Posts Tagged ‘Broadway’

Your shadowThe republic for which it stands

The NRA’s Catch-22 for Black Men Shot by Police

US Secretary of Education Betsy DeVos Demands Taxpayer Money For Religious Schools

The Secret Shame of Middle-Class Americans Living Paycheck to Paycheck

10 Years After: The Post-Recovery Economy

Stephen Colbert Made DJT’s Hurricane Response Into A Children’s Book

Sexual assault survivors tell ‘why I didn’t report’

Stop Making Victims of Sexual Assault into Martyrs for Virginity

We Need to Rethink Our Ideas About Aging

The Plot to Subvert an Election – Unraveling the Russia Story So Far

China is building a digital dictatorship to exert control over its 1.4 billion citizens. For some, ‘social credit’ will bring privileges — for others, punishment

John Oliver: Facebook’s global expansion has been linked to political turmoil overseas, so maybe their ads should focus less on how they “connect the world” and more on why connecting people isn’t always the best idea.

Doug Ford Cancelled Ontario’s Basic Income Pilot Experiment Because It Was Working

How Golf Digest helped free a golf-course artist imprisoned 27 years for a murder he didn’t commit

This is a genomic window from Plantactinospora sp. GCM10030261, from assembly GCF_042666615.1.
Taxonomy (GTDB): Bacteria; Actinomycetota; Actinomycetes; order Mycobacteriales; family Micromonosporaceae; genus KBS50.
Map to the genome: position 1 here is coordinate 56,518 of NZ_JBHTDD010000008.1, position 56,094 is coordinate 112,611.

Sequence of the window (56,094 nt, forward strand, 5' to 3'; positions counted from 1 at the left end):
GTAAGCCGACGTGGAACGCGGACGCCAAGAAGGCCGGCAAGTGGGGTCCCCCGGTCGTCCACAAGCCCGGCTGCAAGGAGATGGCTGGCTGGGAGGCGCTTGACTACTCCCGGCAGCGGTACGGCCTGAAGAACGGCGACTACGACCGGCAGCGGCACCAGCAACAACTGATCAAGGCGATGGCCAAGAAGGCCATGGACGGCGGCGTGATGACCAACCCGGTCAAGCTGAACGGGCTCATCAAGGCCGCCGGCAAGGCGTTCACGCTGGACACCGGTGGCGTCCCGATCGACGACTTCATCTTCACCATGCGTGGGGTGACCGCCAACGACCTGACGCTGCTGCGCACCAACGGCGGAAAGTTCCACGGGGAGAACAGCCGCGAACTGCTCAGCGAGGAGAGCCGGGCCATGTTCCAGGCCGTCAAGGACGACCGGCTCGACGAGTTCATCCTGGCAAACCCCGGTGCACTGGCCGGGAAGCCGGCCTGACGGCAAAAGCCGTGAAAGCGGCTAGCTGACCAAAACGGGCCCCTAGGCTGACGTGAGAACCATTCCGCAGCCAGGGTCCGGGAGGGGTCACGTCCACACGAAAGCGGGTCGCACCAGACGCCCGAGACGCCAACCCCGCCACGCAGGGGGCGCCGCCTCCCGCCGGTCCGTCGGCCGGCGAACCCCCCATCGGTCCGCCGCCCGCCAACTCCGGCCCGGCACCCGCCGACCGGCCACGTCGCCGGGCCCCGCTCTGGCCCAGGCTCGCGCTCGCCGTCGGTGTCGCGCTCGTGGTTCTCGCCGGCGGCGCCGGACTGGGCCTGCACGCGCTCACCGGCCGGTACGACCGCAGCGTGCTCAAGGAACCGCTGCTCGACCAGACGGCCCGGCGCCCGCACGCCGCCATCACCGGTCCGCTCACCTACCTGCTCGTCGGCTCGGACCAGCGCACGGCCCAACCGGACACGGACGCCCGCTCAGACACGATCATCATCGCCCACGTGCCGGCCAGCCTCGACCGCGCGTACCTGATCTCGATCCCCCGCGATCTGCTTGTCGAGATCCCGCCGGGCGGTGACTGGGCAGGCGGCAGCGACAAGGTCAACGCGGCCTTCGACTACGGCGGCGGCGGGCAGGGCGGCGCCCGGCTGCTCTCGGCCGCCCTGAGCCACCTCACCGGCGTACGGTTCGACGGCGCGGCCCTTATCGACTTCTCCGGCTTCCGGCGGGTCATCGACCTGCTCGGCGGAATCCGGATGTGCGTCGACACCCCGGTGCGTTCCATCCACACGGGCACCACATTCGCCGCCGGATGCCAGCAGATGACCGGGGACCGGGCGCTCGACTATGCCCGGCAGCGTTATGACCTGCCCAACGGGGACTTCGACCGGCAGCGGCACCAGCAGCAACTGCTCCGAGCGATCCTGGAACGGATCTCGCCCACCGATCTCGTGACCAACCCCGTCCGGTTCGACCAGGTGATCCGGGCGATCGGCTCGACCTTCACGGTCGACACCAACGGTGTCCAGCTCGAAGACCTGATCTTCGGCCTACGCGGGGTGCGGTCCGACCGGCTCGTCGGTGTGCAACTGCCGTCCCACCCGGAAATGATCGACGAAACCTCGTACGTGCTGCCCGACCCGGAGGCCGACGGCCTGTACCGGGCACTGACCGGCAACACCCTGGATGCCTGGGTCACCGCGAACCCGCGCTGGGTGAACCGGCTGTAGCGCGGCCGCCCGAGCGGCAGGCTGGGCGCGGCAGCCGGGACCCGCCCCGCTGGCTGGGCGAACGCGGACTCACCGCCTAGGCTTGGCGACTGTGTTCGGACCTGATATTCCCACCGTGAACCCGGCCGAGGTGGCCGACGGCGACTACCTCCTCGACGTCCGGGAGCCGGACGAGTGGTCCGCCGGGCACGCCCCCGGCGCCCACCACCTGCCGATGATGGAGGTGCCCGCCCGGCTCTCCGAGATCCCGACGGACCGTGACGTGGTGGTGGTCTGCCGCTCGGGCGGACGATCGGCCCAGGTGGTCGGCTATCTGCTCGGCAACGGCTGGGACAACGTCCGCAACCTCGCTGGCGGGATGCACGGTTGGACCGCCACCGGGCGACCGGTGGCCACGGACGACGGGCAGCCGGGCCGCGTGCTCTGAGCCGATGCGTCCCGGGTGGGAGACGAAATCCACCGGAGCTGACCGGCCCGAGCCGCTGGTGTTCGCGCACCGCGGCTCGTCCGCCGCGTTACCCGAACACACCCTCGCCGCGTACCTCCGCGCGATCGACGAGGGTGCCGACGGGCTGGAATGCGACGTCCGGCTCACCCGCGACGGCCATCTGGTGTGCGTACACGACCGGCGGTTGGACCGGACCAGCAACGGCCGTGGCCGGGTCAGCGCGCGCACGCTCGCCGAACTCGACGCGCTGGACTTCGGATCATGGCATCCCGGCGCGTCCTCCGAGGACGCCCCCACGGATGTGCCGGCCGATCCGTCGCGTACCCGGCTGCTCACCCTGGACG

Arizona’s Gosar family asks voters NOT to re-elect their brother to Congress

Noor Inayat Khan, one of the bravest women of World War II

RIP Thad Mumford, MASH writer and former Yankees batboy

R.I.P. Norm Breyfogle, 1960-2018, Batman artist

Chevy Chase can’t change

The 2018 Winners of the Ig(R) Nobel Prize

You Can’t See ‘Round Corners: The Vietnam War as a rare TV miniseries

Two People with Paralysis Walk Again Using an Implanted Device

In Saratoga Springs, NY! This Enormous Warehouse Of Used Books In New York Will Be Your New Favorite Destination

Interview with Dick Van Dyke at 2017 Salt Lake City Comic-Con (30 min)

What’s coming to Broadway in the coming months

Premiere night of The Minor League Mecca, the Albany Patroons documentary

The million-dollar brownstone that no one owned​

Bruef slide show on the history of the Horn & Hardart Automats

Now I Know: Why the Big Bad Wolf Wouldn’t be a Good Baseball Player and Why You Shouldn’t Pass Gas Near a West Virginia Police Office and When Flying First Class Isn’t Good Enough and How Long It Takes to Find a Needle in a Haystack